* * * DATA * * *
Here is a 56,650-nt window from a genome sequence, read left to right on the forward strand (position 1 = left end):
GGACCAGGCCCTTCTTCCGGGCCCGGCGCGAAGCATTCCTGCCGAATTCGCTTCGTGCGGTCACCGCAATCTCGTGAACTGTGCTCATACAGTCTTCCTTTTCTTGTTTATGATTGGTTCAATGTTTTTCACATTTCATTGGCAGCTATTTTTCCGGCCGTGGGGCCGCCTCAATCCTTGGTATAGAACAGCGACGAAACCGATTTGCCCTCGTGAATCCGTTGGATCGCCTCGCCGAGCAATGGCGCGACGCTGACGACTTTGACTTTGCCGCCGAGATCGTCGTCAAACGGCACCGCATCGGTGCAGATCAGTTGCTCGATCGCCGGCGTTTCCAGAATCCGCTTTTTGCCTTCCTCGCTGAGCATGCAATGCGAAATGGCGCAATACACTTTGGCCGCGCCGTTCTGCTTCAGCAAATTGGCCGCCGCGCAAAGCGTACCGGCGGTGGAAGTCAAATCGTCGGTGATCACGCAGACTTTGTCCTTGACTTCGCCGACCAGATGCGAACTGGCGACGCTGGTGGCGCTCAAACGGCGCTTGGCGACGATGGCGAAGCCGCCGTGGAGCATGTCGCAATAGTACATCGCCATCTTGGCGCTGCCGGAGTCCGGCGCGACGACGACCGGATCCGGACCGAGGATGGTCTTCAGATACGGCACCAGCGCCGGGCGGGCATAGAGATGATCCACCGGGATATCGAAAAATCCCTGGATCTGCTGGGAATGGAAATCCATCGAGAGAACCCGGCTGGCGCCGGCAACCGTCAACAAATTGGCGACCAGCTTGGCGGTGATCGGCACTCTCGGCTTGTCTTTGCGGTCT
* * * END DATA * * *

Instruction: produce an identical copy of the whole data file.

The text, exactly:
Here is a 56,650-nt window from a genome sequence, read left to right on the forward strand (position 1 = left end):
GGACCAGGCCCTTCTTCCGGGCCCGGCGCGAAGCATTCCTGCCGAATTCGCTTCGTGCGGTCACCGCAATCTCGTGAACTGTGCTCATACAGTCTTCCTTTTCTTGTTTATGATTGGTTCAATGTTTTTCACATTTCATTGGCAGCTATTTTTCCGGCCGTGGGGCCGCCTCAATCCTTGGTATAGAACAGCGACGAAACCGATTTGCCCTCGTGAATCCGTTGGATCGCCTCGCCGAGCAATGGCGCGACGCTGACGACTTTGACTTTGCCGCCGAGATCGTCGTCAAACGGCACCGCATCGGTGCAGATCAGTTGCTCGATCGCCGGCGTTTCCAGAATCCGCTTTTTGCCTTCCTCGCTGAGCATGCAATGCGAAATGGCGCAATACACTTTGGCCGCGCCGTTCTGCTTCAGCAAATTGGCCGCCGCGCAAAGCGTACCGGCGGTGGAAGTCAAATCGTCGGTGATCACGCAGACTTTGTCCTTGACTTCGCCGACCAGATGCGAACTGGCGACGCTGGTGGCGCTCAAACGGCGCTTGGCGACGATGGCGAAGCCGCCGTGGAGCATGTCGCAATAGTACATCGCCATCTTGGCGCTGCCGGAGTCCGGCGCGACGACGACCGGATCCGGACCGAGGATGGTCTTCAGATACGGCACCAGCGCCGGGCGGGCATAGAGATGATCCACCGGGATATCGAAAAATCCCTGGATCTGCTGGGAATGGAAATCCATCGAGAGAACCCGGCTGGCGCCGGCAACCGTCAACAAATTGGCGACCAGCTTGGCGGTGATCGGCACTCTCGGCTTGTCTTTGCGGTCT